Educational Themes

701 words | 3 page(s)

In life, there will be experiences that will change the way you view the world. In this instance, Sam Swope life as a children’s writer was changed as he took the opportunity to enter the lives of a third grade class in Queens, New York. Sam Swope’s I Am a Pencil

A Teacher, His Kids, and Their World of Stories, book is a vivid and wonderfully written account of his tales of the classroom he originally only meant to teach a writing workshop to. The class however, filled with various personalities all first generation Americans from families all across the world. The educational themes that both Ms. Duncan and Swope followed were following a progressivism approach where they allowed the students to openly engage in their learning. This book is unique in its authentic take on how teachers can influence the lives of children, and how students from various background poor or rich have a passion to be something better than their situation. As a teacher, I can relate to the sheer pleasure that Swope felt connecting with each of these students, and finding inspiration that teachers can enhance not only the student’s lives but the teachers as well.

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Sam Swope is the embodiment of the philosophy of great teachers, “Professionals worthy of the title spend most of their waking moments, and even some moments deep in sleep, thinking (or dreaming) about their work. Contemplating teaching is what good teachers do.” (ECI321, 2013) Reading the tales from each chapter, I found myself thoroughly engage in each child’s life as the Swope became. As he described his encounters with each of the children during the first year, I became like investigator reading through the children’s stories looking for clues on their lives. The most intriguing of course were the stories of Su Jong and Miguel. Although each student that he encountered had a very enthralling backgrounds, their two stories are what captivated me. The class was structured through the three areas of classroom management: they planned, the teachers established rules, and more importantly did an admirable job of managing the relationships and listening to each of the children. (ECI321, 2013). As Swope read stories to them as he would collaborate with them, which is a vital part of the progressivism approach, “integrate real-life to curriculum.” (ECI321, 2013) The teacher Ms. Duncan was an exceptional teacher. Not many teachers are like her, and the way she handled her classroom reminded me of the days when I was in school and the teacher had a no-nonsense policy. She followed a student centered approach that pushed for social Reconstructionism and behaviorism by having the right incentives for the children to learn inside the classroom. (ECI321, 2013) She encouraged learning as evident of choosing Swope to teach the children to write, she thoroughly enjoys the class. Mr. Swope was the teacher that many felt that would still be in the classroom, he like myself want to push children, engage them, and get to know their different personalities so they can shine. The push for letting them write out stories using their imaginations is an essential attribute of emergent literacy that allowed them to use hone in on their language skills through reading, storybook reading, and writing. (ECI321, 2013) Their transformation throughout the three years is remarkable.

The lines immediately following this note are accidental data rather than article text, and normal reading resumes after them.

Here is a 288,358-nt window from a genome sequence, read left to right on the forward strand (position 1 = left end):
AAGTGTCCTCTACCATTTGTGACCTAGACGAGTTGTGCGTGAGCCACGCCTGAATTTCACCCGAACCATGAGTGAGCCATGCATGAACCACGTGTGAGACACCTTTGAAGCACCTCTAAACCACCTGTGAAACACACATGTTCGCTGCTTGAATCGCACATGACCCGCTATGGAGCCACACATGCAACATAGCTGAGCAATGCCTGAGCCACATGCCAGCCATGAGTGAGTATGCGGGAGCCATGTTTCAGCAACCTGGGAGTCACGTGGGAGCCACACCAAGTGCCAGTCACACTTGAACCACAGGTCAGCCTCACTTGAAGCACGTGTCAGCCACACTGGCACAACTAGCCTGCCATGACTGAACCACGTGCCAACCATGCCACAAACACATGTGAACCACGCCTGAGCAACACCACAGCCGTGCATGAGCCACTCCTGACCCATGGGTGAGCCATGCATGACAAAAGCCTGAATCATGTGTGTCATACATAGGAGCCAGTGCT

In any case, this book is relevant to all levels in teaching. Teaching is hard work and requires much patience, passion, and ingenuity that places the students’ overall wellbeing before the lesson plan. As the children grew in 5th grade they grew anxious about middle school and faced several more problems at home, however Swope stayed with them encouraging them, pushing them to express themselves in their writings. Miguel and Su Jong were the most I was intrigued with because they went through and how they still managed to learn. Swope has inspired within me a brighter torch to not only teach children but take a more centered approach in getting to genuinely know them in order to bring out the best in them.

  • Spring, Jennifer. (2013). ECI321 Class PowerPoint Presentations. NAU.
  • Swope, Sam. (1999). I Am a Pencil: A Teacher, His Kids, and Their World of Stories. Macmillan. New York.

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